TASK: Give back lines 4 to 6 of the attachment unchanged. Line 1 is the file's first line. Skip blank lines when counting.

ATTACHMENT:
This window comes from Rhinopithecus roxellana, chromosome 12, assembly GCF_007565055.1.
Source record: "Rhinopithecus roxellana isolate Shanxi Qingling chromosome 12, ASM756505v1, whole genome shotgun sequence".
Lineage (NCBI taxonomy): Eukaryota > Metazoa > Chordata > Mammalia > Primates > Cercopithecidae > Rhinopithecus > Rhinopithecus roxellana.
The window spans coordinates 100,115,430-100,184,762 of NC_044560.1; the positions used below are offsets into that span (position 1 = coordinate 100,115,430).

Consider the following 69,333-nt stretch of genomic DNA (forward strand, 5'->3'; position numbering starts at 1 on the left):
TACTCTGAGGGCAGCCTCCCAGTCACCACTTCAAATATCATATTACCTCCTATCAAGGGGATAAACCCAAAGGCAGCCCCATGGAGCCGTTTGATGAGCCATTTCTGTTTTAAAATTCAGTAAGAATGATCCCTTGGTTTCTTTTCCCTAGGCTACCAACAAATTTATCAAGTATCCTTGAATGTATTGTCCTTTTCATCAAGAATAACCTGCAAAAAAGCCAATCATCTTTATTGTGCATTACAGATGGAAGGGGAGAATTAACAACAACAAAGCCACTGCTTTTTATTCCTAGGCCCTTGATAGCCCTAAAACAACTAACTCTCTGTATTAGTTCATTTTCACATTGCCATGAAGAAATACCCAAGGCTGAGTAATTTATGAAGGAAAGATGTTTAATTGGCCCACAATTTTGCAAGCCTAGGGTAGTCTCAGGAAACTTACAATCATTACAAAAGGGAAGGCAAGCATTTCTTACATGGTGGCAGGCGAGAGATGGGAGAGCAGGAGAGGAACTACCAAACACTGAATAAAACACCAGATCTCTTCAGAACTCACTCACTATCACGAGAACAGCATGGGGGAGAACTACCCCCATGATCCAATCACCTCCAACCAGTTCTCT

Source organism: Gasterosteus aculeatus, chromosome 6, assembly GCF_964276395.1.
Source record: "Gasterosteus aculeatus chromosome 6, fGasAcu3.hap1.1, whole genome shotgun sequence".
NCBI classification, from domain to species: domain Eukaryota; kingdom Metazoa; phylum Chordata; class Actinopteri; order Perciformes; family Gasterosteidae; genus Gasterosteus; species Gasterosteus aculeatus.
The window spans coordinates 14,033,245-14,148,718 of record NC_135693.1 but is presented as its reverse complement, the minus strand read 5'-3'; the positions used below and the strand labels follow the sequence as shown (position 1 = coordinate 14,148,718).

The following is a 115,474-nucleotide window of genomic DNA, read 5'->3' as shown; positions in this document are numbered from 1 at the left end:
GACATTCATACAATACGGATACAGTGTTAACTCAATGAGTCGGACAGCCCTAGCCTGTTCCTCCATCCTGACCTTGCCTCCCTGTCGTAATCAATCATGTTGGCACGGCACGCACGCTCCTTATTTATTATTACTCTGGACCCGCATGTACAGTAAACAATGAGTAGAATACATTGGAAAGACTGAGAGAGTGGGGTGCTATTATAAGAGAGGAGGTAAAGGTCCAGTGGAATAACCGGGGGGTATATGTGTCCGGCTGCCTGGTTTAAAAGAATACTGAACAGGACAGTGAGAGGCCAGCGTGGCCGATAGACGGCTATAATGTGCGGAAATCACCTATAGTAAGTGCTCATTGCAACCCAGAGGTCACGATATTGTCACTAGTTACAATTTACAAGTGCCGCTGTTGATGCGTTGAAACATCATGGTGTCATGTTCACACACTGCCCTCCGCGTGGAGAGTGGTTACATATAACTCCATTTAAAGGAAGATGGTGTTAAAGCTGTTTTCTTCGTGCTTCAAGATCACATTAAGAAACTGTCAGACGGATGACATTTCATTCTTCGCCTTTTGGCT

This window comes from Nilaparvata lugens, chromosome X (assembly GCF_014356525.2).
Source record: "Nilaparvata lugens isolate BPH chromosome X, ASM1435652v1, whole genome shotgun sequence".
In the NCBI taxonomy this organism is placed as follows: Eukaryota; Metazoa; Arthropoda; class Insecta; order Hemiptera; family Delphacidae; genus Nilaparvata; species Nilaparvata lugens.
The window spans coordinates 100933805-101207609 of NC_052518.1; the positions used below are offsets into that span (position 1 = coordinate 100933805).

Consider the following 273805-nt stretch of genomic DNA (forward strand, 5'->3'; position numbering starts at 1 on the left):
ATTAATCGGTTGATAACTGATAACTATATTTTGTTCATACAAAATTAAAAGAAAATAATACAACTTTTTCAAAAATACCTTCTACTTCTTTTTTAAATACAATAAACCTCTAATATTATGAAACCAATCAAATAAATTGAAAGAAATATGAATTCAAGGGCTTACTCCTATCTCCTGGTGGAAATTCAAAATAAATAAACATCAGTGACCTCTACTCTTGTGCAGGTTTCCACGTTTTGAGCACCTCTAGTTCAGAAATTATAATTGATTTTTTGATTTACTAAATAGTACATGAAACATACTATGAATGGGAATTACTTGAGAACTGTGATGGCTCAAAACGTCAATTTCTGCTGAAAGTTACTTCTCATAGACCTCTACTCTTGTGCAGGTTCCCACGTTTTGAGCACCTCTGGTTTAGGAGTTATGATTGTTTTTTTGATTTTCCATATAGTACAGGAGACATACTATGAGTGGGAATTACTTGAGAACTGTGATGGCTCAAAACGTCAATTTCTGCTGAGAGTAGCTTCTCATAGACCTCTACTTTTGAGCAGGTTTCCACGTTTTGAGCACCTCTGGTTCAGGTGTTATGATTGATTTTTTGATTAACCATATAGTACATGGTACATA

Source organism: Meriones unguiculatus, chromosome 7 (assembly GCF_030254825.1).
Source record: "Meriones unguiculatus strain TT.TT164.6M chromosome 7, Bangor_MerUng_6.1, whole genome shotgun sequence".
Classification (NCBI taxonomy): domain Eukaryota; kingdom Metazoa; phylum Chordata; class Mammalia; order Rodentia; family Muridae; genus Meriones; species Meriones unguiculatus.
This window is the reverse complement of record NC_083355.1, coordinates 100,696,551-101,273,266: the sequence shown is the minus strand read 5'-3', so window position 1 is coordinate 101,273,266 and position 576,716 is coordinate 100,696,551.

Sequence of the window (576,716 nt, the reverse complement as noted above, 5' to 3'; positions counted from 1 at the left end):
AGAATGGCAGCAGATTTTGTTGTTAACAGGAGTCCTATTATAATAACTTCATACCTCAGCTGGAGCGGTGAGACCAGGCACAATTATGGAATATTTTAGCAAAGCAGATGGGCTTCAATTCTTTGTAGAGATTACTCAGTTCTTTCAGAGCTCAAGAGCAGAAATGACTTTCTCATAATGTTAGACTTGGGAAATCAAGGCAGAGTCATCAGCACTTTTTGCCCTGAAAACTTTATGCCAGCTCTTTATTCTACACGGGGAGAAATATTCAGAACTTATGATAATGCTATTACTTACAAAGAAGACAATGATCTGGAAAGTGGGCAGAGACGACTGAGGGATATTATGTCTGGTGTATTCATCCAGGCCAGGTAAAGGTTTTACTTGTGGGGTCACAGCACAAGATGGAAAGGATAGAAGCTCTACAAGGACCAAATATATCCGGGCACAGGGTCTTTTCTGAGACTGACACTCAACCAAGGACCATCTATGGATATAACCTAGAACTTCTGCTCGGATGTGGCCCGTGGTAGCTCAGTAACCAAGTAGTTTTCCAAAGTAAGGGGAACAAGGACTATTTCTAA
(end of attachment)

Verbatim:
The window spans coordinates 100,115,430-100,184,762 of NC_044560.1; the positions used below are offsets into that span (position 1 = coordinate 100,115,430).

Consider the following 69,333-nt stretch of genomic DNA (forward strand, 5'->3'; position numbering starts at 1 on the left):
TACTCTGAGGGCAGCCTCCCAGTCACCACTTCAAATATCATATTACCTCCTATCAAGGGGATAAACCCAAAGGCAGCCCCATGGAGCCGTTTGATGAGCCATTTCTGTTTTAAAATTCAGTAAGAATGATCCCTTGGTTTCTTTTCCCTAGGCTACCAACAAATTTATCAAGTATCCTTGAATGTATTGTCCTTTTCATCAAGAATAACCTGCAAAAAAGCCAATCATCTTTATTGTGCATTACAGATGGAAGGGGAGAATTAACAACAACAAAGCCACTGCTTTTTATTCCTAGGCCCTTGATAGCCCTAAAACAACTAACTCTCTGTATTAGTTCATTTTCACATTGCCATGAAGAAATACCCAAGGCTGAGTAATTTATGAAGGAAAGATGTTTAATTGGCCCACAATTTTGCAAGCCTAGGGTAGTCTCAGGAAACTTACAATCATTACAAAAGGGAAGGCAAGCATTTCTTACATGGTGGCAGGCGAGAGATGGGAGAGCAGGAGAGGAACTACCAAACACTGAATAAAACACCAGATCTCTTCAGAACTCACTCACTATCACGAGAACAGCATGGGGGAGAACTACCCCCATGATCCAATCACCTCCAACCAGTTCTCT